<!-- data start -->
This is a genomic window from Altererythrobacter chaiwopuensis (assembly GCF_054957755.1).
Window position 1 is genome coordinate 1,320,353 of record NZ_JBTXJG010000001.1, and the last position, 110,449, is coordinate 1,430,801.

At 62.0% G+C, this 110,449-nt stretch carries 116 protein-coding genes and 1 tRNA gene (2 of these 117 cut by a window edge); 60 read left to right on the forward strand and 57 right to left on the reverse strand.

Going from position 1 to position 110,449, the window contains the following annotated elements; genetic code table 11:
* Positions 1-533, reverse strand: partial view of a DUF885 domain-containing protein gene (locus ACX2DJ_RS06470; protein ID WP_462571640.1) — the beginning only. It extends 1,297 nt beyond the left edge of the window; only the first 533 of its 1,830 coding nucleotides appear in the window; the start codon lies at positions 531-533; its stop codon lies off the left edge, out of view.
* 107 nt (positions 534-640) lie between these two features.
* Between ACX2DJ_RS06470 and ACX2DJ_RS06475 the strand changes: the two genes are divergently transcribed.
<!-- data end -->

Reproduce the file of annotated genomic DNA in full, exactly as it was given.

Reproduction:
This is a genomic window from Altererythrobacter chaiwopuensis (assembly GCF_054957755.1).
Window position 1 is genome coordinate 1,320,353 of record NZ_JBTXJG010000001.1, and the last position, 110,449, is coordinate 1,430,801.

At 62.0% G+C, this 110,449-nt stretch carries 116 protein-coding genes and 1 tRNA gene (2 of these 117 cut by a window edge); 60 read left to right on the forward strand and 57 right to left on the reverse strand.

Going from position 1 to position 110,449, the window contains the following annotated elements; genetic code table 11:
* Positions 1-533, reverse strand: partial view of a DUF885 domain-containing protein gene (locus ACX2DJ_RS06470; protein ID WP_462571640.1) — the beginning only. It extends 1,297 nt beyond the left edge of the window; only the first 533 of its 1,830 coding nucleotides appear in the window; the start codon lies at positions 531-533; its stop codon lies off the left edge, out of view.
* 107 nt (positions 534-640) lie between these two features.
* Between ACX2DJ_RS06470 and ACX2DJ_RS06475 the strand changes: the two genes are divergently transcribed.